Her kind-eyed nurse, whose name is Marley, has switched on the wall-mounted television and shown her how to use the remote control. Jane isn’t sure why Marley looked at her in such disbelief when she had no idea what to do with the controller. She doesn’t seem to know anything else, so why would she know how a television works?
One of the white-coated doctors enters the room and suggests she’s suffering from head trauma-induced amnesia. “You were found in an alley off Pacific Terrace,” he tells her. “It looks like you were the victim of an attack. Do you remember anything about that?”
“No,” she answers automatically, but for a brief moment she has a sensation of being rushed from behind, of taking a blow to the head, a kick to her ribcage.
“Seems nobody saw anything either,” the doctor remarks, making a notation on the strange folder he carries. “Luckily you were found by a passerby who called an ambulance. I don’t suppose you have insurance?”
Jane finds his levity disconcerting. She doesn’t know what insurance is, or why she should have it, or why her doctor finds his question amusing.
“Well, I’ll leave you to get some rest. The police will want to come back and see you in the morning. And don’t worry. Most cases of trauma-induced amnesia resolve themselves in time.” He pats her impersonally on the knee and exits.
Jane’s gaze wanders the room. There’s a window to her left, and through it she can see blue sky and palm trees and the squared edges of buildings. She’s been told she’s in the UCLA Medical Centre in Santa Monica. This means nothing to her.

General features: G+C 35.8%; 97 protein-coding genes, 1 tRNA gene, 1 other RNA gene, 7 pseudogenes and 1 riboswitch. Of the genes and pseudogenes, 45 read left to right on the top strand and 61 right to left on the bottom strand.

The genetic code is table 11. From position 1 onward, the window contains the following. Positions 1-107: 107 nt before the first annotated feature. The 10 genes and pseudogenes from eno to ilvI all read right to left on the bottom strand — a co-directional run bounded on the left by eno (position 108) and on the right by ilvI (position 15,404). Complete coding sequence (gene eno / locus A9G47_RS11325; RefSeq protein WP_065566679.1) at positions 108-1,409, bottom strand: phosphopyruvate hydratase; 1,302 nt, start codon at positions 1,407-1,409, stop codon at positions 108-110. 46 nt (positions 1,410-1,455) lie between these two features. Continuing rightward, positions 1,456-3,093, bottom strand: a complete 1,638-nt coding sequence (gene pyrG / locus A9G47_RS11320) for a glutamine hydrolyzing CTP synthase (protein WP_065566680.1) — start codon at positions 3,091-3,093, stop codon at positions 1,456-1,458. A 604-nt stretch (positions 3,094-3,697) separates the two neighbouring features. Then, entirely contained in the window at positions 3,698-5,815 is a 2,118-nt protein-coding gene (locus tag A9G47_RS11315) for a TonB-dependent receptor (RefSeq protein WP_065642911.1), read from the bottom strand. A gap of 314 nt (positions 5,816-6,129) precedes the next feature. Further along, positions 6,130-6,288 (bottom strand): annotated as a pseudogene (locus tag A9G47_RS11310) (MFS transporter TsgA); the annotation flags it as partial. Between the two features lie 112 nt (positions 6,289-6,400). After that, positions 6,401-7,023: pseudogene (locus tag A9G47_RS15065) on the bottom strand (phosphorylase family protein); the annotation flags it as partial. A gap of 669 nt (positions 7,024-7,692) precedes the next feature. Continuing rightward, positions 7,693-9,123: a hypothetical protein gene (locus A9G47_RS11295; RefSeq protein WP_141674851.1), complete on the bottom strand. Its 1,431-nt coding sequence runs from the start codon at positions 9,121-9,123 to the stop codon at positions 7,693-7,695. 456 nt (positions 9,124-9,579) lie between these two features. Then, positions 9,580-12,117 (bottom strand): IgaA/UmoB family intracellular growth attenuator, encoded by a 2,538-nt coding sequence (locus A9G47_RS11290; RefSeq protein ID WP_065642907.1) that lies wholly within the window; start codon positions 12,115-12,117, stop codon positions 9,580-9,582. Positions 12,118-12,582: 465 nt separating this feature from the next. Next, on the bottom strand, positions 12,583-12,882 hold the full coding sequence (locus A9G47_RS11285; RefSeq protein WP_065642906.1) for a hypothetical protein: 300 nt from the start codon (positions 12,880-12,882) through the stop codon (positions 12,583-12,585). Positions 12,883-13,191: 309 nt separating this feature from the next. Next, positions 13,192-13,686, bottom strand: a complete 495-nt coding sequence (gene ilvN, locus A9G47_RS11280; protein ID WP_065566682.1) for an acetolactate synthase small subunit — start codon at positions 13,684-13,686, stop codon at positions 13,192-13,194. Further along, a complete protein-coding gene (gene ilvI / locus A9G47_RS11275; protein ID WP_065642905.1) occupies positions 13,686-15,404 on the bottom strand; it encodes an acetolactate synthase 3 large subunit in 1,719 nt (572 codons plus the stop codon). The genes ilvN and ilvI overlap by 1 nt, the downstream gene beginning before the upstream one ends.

With her right hand she fidgets with the edges of the white sheet covering her. Her left hand is immobilised, encased in plaster of paris; she’s been told her wrist is fractured, along with three ribs on her left side. She is covered in cuts and bruises. She has a head injury which caused a mild concussion and she is dehydrated; nobody knows how long she was left in that alleyway. She’s been told she’ll need to stay overnight for observation.
“So long?” she’d asked, and “Don’t you have an osteo-regenerator?”
Her query had caused another flurry of questions, of lights being shone into her eyes, and a promise to have a psych consult stop by.
She doesn’t understand any of this, but she does understand that she’s not where she’s supposed to be.
And she knows she’s scared.
Jane wakes to the violet splash of sunset, and to Nurse Marley checking the plastic tubing that runs into her arm. The television is still switched on. A blonde woman wearing a great deal of makeup is talking to the camera about an unidentified flying object.
“Probably just some experimental air force plane,” Marley opines when she notices Jane watching it. “God only knows what kind of technology we average joes never hear about.”
A fuzzy image of a spoon-shaped white object is shown on the screen, and Jane thinks, Voyager.
“You hungry, hon?” Marley asks. “They didn’t leave your dinner tray because you were sleeping, but I can get you something from the cafeteria.”
Jane thanks her, but declines.
“You remember anything yet?”
I can’t tell her anything, Jane thinks. Temporal prime directive.
And then, in a rush of images so violent, so vivid she almost vomits, she remembers. She remembers everything.
“Hey,” Marley’s face is lined in alarm. “What is it, honey?”
“It’s nothing,” Captain Kathryn Janeway manages, “I’m fine.”
“You sure?” Marley presses the back of her hand to Kathryn’s sweating forehead.
“I’m sure.” Kathryn tries to smile at her. “But if the offer’s still open, I’d kill for a coffee.”